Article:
IT appears that the Mumbai Metropolitan Region Development Authority (MMRDA) is worried that the Maharashtra State Road Development Corporation’s (MSRDC) plan to construct a new Rs 600-crore bridge passing over the Vashi creek on the Sion-Panvel highway would cause a decline in the number of vehicles using the Rs 9,630-crore Mumbai Trans Harbour Link (MTHL) built by them, which connects Sewri with Nhava Sheva.
MSRDC officials last year had asked MMRDA to fund its project, but the request was turned down.
At a recently held meeting in New Delhi, MMRDA officials informed central government officials that bidders for MTHL feel that the bridge over Vashi Creek will reduce the number of motorists using MTHL, as toll on the Sion-Panvel highway will be half of that levied on motorists using the MTHL.
The bidders also demanded they should be issued a soft loan of 10 per cent if traffic falls below 80 per cent, a condition to which the Department of Economic Affairs (DEA) agreed.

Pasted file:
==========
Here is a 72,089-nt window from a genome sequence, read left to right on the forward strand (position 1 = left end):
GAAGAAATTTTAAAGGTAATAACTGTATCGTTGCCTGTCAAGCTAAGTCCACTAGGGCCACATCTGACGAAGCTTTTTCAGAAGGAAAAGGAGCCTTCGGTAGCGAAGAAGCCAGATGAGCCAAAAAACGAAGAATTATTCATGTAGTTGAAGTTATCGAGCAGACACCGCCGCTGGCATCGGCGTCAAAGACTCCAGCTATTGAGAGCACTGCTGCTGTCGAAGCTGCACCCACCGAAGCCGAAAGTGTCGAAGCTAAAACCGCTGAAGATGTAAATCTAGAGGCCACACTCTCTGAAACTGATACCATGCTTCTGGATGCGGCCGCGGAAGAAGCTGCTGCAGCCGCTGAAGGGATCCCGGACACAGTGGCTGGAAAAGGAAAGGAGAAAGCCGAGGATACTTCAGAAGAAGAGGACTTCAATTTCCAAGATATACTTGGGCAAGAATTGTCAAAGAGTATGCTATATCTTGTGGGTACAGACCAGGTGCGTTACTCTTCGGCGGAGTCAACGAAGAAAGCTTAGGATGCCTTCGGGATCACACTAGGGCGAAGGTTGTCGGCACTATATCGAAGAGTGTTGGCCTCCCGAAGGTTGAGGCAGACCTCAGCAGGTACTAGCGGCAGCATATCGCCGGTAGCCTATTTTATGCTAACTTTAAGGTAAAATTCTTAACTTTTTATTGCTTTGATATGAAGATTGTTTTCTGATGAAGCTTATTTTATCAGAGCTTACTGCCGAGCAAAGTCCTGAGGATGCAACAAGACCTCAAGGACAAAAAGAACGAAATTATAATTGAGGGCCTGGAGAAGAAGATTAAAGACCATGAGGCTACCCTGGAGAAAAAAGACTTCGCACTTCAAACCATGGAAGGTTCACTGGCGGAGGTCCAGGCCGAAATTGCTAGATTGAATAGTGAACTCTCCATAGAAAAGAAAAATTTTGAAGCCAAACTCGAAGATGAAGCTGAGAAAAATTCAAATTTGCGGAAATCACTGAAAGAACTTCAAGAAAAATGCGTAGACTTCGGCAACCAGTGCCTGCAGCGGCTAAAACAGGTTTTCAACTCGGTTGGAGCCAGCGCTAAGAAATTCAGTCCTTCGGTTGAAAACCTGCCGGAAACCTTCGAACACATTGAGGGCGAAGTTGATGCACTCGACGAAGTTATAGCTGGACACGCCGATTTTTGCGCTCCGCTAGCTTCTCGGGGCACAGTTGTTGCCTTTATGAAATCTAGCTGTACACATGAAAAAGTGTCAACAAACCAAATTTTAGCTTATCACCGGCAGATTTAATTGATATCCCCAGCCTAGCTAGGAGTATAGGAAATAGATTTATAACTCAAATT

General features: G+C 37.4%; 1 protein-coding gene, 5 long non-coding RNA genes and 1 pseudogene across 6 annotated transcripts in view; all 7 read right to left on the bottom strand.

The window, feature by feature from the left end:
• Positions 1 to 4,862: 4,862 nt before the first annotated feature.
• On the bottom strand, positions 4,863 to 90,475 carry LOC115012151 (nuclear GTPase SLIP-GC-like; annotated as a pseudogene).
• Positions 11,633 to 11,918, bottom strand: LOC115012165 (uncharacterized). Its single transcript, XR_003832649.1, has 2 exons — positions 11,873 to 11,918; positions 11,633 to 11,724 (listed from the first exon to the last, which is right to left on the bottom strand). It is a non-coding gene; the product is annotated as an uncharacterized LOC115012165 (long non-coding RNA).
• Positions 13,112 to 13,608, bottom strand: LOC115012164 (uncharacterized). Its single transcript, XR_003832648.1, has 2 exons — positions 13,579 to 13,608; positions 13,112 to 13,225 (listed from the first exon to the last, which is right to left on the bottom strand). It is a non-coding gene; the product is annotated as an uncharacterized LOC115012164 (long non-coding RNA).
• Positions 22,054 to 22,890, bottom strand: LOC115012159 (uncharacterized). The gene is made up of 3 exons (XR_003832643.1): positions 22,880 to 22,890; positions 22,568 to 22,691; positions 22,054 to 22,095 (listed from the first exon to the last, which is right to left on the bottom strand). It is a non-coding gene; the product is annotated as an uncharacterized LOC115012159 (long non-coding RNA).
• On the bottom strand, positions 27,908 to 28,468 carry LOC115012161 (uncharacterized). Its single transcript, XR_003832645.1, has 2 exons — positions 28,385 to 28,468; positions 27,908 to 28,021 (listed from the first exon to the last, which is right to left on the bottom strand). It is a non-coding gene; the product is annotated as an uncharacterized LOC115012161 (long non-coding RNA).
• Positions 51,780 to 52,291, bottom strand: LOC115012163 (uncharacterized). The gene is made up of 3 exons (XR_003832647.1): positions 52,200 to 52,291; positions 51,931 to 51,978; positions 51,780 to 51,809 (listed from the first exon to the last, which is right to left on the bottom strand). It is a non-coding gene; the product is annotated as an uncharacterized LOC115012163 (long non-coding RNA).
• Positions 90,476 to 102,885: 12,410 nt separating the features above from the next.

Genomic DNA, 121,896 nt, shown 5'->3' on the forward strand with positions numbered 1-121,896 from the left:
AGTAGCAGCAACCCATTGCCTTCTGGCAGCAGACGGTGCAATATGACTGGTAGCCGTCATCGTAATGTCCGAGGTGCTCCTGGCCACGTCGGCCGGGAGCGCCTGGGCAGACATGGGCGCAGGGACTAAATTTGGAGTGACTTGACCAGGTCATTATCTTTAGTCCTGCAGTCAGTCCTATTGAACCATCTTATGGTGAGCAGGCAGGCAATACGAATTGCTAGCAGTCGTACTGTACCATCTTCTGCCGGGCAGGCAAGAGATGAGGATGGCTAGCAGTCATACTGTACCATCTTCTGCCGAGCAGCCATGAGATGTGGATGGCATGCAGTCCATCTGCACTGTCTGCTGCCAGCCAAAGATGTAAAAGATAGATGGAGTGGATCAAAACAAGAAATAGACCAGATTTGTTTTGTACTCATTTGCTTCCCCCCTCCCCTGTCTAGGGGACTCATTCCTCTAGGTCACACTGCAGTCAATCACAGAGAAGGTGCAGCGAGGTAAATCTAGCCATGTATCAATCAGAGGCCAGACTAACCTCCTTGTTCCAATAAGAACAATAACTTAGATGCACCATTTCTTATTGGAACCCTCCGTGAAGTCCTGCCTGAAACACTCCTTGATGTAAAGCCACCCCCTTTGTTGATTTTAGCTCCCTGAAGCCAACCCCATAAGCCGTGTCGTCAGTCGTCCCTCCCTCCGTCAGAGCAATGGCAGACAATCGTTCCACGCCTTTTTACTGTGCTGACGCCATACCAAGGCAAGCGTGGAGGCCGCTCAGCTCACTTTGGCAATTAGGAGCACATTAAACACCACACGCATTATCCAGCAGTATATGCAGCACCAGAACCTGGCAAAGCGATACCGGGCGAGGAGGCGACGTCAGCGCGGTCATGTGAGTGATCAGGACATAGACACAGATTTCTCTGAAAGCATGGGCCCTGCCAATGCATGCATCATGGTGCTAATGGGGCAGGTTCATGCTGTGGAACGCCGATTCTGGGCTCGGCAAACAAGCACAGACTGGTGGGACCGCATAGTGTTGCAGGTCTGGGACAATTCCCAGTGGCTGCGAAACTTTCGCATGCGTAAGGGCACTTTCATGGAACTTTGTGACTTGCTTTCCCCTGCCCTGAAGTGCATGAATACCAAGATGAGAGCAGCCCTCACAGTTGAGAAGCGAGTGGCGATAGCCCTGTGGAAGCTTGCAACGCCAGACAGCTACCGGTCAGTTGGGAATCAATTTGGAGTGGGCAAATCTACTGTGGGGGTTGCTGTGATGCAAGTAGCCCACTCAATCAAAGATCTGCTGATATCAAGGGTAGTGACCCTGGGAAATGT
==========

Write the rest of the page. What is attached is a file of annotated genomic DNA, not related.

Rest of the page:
Metropolitan Commissioner UPS Madan said that some of the bidders had told the MMRDA that they should be given a soft loan in case traffic on MTHL is less than 80 per cent than what it was projected. “The issue was discussed with the Empowered Committee of the DEA and they have approved 10 per cent shortfall loan to the MTHL concessionaire.”
Several transport experts think giving a soft loan is nothing but a waste of public money.
Transport Expert Jitendra Gupta said, “I personally feel that giving soft loan to the bidder if they are suffering losses due to fewer vehicles is wrong, as its taxpayers’ money that will go into this project.”
MMRDA officials claimed that the soft loan would ensure the bankers’ debt service obligations are met with, should the traffic on the link fall below the expected mark, especially during the initial seven years of operation. It is expected that about 60,000 vehicles will use the link daily.
“This is a crucial decision as far as bankability and economic feasibility of the MTHL is concerned,” said Ashwini Bhide, additional metropolitan commissioner. “This will also help the state make available vital infrastructure for better communication and connectivity to the city and the development of the surrounding area.”
It was after the DEA gave an in-principle approval to the Viability Gap Funding in January that the MMRDA held a couple of pre-bid meetings and a site visit for the five shortlisted bidders. It was here that the bidders, bankers expressed their concern over a fall in the number of motorists using the link.